TIFF: the festival experience
Directed by: Tsai Ming-liang
The Wild Hunt
Directed by: Alexandre Franchi
Directed by: Glendyn Ivin
Considering the fact that the Toronto International Film Festival has never been farther than an hour drive for me, I am ashamed to admit that this year was my first ever experience making the trek to bask in the closest experience Canada has to housing international cinema royalty.
However, after taking it all in, I am completely dumbfounded as to why it has taken me so long to make it there. It was phenomenal.
On the day of the festival, we were to see three films in the span of approximately nine hours. Along with a few minor setbacks regarding the distances between showings and an almost encounter with Brad Pitt, we were able to make it to every screening with a little bit of time to spare.
The first screening of the day was Visage, a film from auteur director Tsai Ming-liang. This was the international premiere of the film, having only previously been screened at the Cannes Film Festival earlier this year, where it was up for the Palme d’Or.
In any case, I’m not sure if I was as prepared as I could have been for what I was about to sit through. An art film if there ever was one, the film takes a surreal look at the life of a filmmaker and the fine line between reality and fantasy on the film’s set.
Spanning over two hours and twenty minutes, the film boasts an alarmingly small number of cuts and dialogue, relying almost entirely on single long takes of silence. Some of it becomes hypnotically wonderful to watch, whereas other moments sparked my sleep-depraved mind into fading out for a few moments at a time.
It can’t be denied that Face is quite beautifully made, but when you have a climax of a film that is basically a non-intercourse, visual orgasm, you must be aware that you are most certainly not watching an ordinary film.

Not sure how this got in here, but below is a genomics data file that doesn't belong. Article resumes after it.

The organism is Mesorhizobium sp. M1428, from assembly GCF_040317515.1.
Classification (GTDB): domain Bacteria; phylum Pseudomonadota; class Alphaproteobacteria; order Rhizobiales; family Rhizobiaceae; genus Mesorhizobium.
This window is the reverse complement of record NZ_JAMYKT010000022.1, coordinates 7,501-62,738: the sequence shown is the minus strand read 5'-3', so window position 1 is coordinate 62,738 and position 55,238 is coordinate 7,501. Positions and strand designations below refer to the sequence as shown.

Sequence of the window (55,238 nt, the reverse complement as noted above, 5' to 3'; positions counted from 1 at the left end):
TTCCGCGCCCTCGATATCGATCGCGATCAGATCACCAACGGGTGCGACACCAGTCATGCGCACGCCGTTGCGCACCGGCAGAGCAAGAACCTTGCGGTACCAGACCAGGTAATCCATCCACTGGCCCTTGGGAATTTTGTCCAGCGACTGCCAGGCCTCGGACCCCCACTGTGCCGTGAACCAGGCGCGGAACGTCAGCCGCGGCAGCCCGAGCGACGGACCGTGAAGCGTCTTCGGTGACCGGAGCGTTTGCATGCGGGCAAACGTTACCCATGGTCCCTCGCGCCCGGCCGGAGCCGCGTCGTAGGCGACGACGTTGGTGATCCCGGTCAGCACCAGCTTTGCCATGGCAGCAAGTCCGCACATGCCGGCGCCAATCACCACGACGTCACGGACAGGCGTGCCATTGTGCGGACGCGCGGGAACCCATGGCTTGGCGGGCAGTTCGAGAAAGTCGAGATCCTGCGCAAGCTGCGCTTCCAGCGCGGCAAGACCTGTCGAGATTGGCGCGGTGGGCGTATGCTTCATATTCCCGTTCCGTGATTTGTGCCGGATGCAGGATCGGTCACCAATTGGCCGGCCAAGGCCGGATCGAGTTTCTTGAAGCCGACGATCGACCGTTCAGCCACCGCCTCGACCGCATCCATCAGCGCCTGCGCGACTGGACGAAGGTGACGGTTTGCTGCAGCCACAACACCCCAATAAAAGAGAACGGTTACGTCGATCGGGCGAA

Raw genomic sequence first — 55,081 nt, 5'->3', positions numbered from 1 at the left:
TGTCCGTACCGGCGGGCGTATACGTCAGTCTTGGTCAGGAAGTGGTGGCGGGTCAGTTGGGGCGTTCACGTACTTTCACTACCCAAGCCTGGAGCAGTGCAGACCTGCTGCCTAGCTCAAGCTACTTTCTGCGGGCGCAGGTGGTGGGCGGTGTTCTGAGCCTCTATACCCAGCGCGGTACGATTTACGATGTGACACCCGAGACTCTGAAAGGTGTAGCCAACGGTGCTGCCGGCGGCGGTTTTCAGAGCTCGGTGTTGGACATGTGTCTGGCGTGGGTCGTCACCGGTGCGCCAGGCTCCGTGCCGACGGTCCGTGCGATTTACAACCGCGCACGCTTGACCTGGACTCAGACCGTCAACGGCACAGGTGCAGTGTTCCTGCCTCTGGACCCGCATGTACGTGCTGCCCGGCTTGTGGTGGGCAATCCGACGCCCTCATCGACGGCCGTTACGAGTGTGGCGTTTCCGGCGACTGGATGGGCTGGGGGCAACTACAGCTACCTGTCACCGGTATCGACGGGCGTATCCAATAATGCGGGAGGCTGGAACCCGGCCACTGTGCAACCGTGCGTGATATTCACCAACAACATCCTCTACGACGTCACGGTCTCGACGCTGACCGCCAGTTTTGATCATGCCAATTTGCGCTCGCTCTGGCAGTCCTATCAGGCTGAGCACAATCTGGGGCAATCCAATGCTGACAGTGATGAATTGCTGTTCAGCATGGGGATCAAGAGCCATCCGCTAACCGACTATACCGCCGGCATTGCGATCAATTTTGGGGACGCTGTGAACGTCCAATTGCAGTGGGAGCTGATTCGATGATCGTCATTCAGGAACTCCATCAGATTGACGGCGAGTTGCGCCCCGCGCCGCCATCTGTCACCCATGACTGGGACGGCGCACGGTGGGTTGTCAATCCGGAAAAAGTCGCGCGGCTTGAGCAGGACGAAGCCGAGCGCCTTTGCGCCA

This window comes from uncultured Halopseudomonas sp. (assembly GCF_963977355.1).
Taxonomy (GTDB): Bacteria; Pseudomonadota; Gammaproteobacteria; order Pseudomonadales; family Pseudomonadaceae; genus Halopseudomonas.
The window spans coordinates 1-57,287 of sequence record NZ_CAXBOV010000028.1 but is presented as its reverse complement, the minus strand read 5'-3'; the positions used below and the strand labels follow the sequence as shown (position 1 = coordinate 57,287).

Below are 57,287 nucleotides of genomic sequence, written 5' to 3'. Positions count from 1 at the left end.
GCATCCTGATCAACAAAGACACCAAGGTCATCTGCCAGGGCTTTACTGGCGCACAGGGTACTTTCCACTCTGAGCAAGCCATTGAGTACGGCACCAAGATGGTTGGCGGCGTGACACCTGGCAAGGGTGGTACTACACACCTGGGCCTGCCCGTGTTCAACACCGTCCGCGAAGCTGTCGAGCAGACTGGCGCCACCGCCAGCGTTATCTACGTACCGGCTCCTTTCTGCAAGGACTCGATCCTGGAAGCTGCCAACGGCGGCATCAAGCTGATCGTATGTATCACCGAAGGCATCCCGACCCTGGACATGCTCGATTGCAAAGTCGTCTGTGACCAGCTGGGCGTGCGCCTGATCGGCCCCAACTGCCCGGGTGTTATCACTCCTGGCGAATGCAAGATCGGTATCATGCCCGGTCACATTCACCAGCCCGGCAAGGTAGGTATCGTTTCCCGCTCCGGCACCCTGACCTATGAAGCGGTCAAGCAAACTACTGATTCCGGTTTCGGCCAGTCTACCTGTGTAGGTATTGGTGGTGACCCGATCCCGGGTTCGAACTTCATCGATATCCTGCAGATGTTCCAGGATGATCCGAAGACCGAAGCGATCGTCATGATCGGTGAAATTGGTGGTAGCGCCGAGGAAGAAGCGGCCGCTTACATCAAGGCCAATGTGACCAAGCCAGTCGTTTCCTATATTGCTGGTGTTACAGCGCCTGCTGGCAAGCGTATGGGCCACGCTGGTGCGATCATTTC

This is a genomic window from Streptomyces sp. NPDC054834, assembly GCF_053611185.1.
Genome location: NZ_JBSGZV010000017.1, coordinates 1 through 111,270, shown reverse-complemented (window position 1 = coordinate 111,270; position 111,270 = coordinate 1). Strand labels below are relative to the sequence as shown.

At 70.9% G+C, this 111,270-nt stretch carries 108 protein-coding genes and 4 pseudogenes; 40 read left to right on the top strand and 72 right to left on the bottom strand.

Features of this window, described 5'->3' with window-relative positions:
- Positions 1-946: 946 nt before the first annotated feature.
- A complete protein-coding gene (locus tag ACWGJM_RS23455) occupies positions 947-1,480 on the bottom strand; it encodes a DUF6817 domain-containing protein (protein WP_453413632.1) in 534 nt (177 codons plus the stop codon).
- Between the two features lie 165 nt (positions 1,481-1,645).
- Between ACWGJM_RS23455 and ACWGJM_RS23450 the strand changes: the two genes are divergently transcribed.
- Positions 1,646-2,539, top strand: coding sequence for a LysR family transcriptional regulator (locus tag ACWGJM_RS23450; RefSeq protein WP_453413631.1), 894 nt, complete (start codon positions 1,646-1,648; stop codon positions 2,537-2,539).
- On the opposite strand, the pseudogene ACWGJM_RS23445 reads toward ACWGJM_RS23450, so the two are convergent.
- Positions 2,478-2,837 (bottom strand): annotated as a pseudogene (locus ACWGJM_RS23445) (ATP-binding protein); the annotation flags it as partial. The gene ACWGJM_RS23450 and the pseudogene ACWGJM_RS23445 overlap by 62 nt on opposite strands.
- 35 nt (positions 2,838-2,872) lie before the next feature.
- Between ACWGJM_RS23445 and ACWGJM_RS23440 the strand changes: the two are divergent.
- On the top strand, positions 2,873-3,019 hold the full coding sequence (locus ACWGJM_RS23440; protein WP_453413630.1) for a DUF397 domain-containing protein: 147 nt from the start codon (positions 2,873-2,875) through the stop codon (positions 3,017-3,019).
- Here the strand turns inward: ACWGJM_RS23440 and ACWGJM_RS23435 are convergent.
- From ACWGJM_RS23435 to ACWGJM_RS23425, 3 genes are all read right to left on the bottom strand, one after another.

The Wild Hunt
The next screening on the docket was across town, so after a 40-minute walk, we took our seats to witness the premiere of a Canadian film entitled the Wild Hunt. The story concerns a group of young men who retreat into the bush to live out their fantasies in a real-life Dungeons and Dragons type of game.
What could have been Canada’s version of Shaun of the Dead quickly became one of the most frustrating films I have ever sat through.
From the very first scene, director Alexandre Franchi cannot decide what type of movie he wants this to be. It starts off as a comedy, but a dramatic plotline is quickly introduced.
Then, the camerawork and score suggest an action movie. Then, he turns it into horror. Basically, by the end we are left with an adult version of Lord of the Flies, and a totally different film than the one that began 90 minutes earlier.
If Franchi had picked a genre and stuck with it, this could have been a much better movie.
The high point in the film came from the acting of Nicolas Wright, who I guess saw the potential of a comedy and seized it at every opportunity.
The main female character, whom the plot is based around, quickly became one of the most annoying women I’ve ever encountered on film. So again, anything positive was short-lived for me.
A rather delightful little short film from Canadian director Héléne Florent entitled Léger Problém preceded The Wild Hunt. This nine-minute piece was much more enjoyable that its counterpart.
Sitting in the exact same seats we were in for Visage, we watched as director Glendyn Ivin gave a nice little introduction for the international premiere of his film Last Ride, which has not been seen outside of Australia.
The film stars Hugo Weaving in an unbelievable performance as a dead-beat father who takes his son on the road to escape something that the audience has to wait to find out. Weaving is absolutely eons away from any Blockbuster character we have seen him in, and Tom Russell, the boy who plays his son, completely holds his own against the veteran character actor.
The film elicits some wonderful direction, very soft cinematography of the fierce Australian landscapes and beautifully composed score in the background.